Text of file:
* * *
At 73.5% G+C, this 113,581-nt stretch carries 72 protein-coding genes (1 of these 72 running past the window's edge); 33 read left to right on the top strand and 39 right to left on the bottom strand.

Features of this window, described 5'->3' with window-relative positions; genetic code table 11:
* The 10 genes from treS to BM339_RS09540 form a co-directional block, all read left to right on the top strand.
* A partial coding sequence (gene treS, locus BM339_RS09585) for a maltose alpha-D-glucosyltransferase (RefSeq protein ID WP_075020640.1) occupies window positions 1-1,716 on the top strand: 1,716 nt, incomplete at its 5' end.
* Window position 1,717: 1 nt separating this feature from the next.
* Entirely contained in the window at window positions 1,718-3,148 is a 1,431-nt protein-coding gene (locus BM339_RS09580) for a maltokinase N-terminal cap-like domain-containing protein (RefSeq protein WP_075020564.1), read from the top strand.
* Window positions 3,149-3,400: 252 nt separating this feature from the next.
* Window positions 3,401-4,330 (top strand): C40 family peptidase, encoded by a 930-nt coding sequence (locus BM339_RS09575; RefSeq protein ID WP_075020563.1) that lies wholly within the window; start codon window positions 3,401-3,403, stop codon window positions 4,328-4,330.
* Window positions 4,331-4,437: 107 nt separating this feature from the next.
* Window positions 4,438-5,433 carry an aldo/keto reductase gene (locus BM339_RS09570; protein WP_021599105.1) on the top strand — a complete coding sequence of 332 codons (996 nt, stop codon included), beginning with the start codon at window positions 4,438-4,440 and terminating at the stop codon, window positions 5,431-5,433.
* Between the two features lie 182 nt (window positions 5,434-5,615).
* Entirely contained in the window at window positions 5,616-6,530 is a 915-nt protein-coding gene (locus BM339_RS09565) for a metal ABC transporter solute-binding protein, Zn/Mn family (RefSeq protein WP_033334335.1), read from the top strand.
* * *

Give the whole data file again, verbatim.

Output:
At 73.5% G+C, this 113,581-nt stretch carries 72 protein-coding genes (1 of these 72 running past the window's edge); 33 read left to right on the top strand and 39 right to left on the bottom strand.

Features of this window, described 5'->3' with window-relative positions; genetic code table 11:
* The 10 genes from treS to BM339_RS09540 form a co-directional block, all read left to right on the top strand.
* A partial coding sequence (gene treS, locus BM339_RS09585) for a maltose alpha-D-glucosyltransferase (RefSeq protein ID WP_075020640.1) occupies window positions 1-1,716 on the top strand: 1,716 nt, incomplete at its 5' end.
* Window position 1,717: 1 nt separating this feature from the next.
* Entirely contained in the window at window positions 1,718-3,148 is a 1,431-nt protein-coding gene (locus BM339_RS09580) for a maltokinase N-terminal cap-like domain-containing protein (RefSeq protein WP_075020564.1), read from the top strand.
* Window positions 3,149-3,400: 252 nt separating this feature from the next.
* Window positions 3,401-4,330 (top strand): C40 family peptidase, encoded by a 930-nt coding sequence (locus BM339_RS09575; RefSeq protein ID WP_075020563.1) that lies wholly within the window; start codon window positions 3,401-3,403, stop codon window positions 4,328-4,330.
* Window positions 4,331-4,437: 107 nt separating this feature from the next.
* Window positions 4,438-5,433 carry an aldo/keto reductase gene (locus BM339_RS09570; protein WP_021599105.1) on the top strand — a complete coding sequence of 332 codons (996 nt, stop codon included), beginning with the start codon at window positions 4,438-4,440 and terminating at the stop codon, window positions 5,431-5,433.
* Between the two features lie 182 nt (window positions 5,434-5,615).
* Entirely contained in the window at window positions 5,616-6,530 is a 915-nt protein-coding gene (locus BM339_RS09565) for a metal ABC transporter solute-binding protein, Zn/Mn family (RefSeq protein WP_033334335.1), read from the top strand.